She cited some disadvantages of the orphanage system as lack of permanent attachments on the part of children to one caregiver and as a result they may grow up with a feeling of being unloved and with little self-esteem.

“Babies are often neglected because of understaffing and they may experience severe, irreversible developmental delays, while most children continue to battle with the issue of social stigmatisation,” she said.

Source: http://news.myjoyonline.com/news/200810/22007.asp

Forget yourself for others, and others will never forget you.

Friday, October 24, 2008

Corporate social responsibility: 25 ways to be more socially responsible

Being Green isn't just about putting potato peelings in the right bin and switching off the gas there's also a human element. Otherwise known as corporate social responsibility, it is viewed cynically by some, but here Rosalind Mullen points you towards 25 ways to be more socially responsible.

Planting trees, climbing hills for charity, putting up bird houses Has the hospitality industry gone mad in its quest to be good as well as green?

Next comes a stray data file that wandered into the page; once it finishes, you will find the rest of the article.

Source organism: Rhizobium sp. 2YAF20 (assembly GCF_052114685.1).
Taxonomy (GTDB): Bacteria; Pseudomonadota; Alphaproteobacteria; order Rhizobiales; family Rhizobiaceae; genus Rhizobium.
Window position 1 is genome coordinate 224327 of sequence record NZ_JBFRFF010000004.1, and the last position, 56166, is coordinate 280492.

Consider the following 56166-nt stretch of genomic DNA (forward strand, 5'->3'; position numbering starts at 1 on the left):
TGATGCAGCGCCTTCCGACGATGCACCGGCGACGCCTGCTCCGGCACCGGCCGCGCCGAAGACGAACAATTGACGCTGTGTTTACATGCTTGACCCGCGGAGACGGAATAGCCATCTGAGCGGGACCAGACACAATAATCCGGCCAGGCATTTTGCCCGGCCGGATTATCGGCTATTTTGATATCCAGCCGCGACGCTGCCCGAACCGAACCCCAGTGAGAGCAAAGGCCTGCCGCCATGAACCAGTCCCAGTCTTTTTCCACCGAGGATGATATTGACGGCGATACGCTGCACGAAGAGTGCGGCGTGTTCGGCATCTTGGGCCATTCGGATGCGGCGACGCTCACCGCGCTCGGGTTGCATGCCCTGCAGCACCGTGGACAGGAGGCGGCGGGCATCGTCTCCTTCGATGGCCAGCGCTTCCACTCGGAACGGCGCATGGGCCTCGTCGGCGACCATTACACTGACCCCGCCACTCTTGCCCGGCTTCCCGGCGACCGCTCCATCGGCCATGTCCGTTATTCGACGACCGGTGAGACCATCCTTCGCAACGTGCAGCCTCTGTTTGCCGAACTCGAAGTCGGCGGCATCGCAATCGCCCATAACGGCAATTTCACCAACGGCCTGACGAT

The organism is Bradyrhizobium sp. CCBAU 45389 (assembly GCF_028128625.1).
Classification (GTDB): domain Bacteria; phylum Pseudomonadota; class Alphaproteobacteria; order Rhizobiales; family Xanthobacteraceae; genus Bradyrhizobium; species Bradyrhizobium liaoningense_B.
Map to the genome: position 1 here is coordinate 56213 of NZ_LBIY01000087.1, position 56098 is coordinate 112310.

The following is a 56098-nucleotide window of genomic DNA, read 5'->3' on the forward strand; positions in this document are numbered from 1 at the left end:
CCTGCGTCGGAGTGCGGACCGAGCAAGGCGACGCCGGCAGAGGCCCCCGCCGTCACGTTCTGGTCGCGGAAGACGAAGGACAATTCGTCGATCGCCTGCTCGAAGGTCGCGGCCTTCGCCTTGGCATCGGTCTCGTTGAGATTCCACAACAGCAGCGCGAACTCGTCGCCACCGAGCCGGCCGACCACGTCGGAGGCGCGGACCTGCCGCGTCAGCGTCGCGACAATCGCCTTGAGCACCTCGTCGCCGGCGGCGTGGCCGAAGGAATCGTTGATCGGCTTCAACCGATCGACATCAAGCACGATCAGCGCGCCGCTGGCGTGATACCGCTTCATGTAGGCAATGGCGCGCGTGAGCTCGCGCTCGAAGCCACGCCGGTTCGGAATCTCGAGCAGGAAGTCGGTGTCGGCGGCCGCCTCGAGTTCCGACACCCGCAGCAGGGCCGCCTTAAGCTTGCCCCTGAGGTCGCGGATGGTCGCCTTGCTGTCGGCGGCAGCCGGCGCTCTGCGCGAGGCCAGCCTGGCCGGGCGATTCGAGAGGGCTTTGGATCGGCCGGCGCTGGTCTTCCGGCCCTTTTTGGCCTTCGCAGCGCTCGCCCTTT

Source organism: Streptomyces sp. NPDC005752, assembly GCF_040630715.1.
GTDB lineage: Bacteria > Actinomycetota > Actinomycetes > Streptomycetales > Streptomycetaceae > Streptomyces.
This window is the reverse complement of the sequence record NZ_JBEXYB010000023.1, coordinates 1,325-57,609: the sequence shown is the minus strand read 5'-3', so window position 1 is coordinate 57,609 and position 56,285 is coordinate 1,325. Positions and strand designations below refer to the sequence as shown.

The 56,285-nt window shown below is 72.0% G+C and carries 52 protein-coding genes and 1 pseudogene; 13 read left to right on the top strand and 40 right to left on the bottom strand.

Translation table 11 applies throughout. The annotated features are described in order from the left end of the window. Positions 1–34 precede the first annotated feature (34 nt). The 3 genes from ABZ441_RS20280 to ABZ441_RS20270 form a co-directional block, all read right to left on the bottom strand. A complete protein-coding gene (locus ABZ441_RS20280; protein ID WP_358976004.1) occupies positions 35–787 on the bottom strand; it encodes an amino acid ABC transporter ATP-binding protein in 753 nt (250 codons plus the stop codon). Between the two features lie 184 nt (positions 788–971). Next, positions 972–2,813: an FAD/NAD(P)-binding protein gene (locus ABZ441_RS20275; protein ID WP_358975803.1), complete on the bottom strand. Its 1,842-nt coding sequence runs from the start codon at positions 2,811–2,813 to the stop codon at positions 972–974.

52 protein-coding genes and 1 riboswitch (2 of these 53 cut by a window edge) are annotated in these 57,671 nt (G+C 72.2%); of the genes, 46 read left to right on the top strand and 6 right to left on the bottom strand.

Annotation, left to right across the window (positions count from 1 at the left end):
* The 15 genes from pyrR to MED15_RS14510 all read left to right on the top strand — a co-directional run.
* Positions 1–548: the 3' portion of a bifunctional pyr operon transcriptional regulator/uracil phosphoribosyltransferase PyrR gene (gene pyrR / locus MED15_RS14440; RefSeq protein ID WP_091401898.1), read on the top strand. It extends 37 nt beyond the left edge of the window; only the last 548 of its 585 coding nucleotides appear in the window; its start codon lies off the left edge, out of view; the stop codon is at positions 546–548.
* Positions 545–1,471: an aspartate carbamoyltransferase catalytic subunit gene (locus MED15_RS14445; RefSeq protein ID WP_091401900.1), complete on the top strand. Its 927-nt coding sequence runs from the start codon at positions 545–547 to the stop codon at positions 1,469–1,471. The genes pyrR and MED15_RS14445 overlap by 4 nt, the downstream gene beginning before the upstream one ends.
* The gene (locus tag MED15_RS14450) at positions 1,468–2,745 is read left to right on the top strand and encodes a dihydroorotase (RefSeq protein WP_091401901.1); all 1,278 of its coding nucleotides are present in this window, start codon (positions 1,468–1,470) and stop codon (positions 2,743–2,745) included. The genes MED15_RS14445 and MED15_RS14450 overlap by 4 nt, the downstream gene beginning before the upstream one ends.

According to Val Carter, corporate responsibility (CR) director at food service company Aramark: "You instantly become a company that cares, and this is crucial to help attract and retain staff. Most companies these days expect you to have a CR policy - it could make the difference between winning and losing business."

But what about accusations that corporate social responsibility (CSR) is "fluffy"? Alexandra Hammond, responsible business manager UK for hotel company Rezidor Group UK, insists: "We do it because we depend on the communities we work in so much - it would be reprehensible not to give anything back. Our staff live and work in the community, so it helps to motivate them, too. Some things we do don't have a financial return, because it is about giving something back."

1. Fund staff for voluntary work

The 11-strong hotel group Red Carnation is in the early stages of introducing volunteer days, which allow staff to take two extra paid days off each year to work as a volunteer. Staff are encouraged to work for one of the charities that the group supports, such as Starlight Children's Foundation or the Great Ormond Street Hospital Tick Tock Club, but they can request that another charity be considered. One of the first candidates has just completed a day at Action Against Hunger.

Food service company Sodexo allows staff to volunteer for work with its main charity partner, FareShare, which has a five-year goal of helping 100,000 people by providing more than 30 million meals, using 20,000 tonnes of redistributed food every year. To date, Sodexo employees have provided 700 hours of volunteer support, including members of the executive team, who spent a couple of days at FareShare's Bermondsey food depot earlier this year.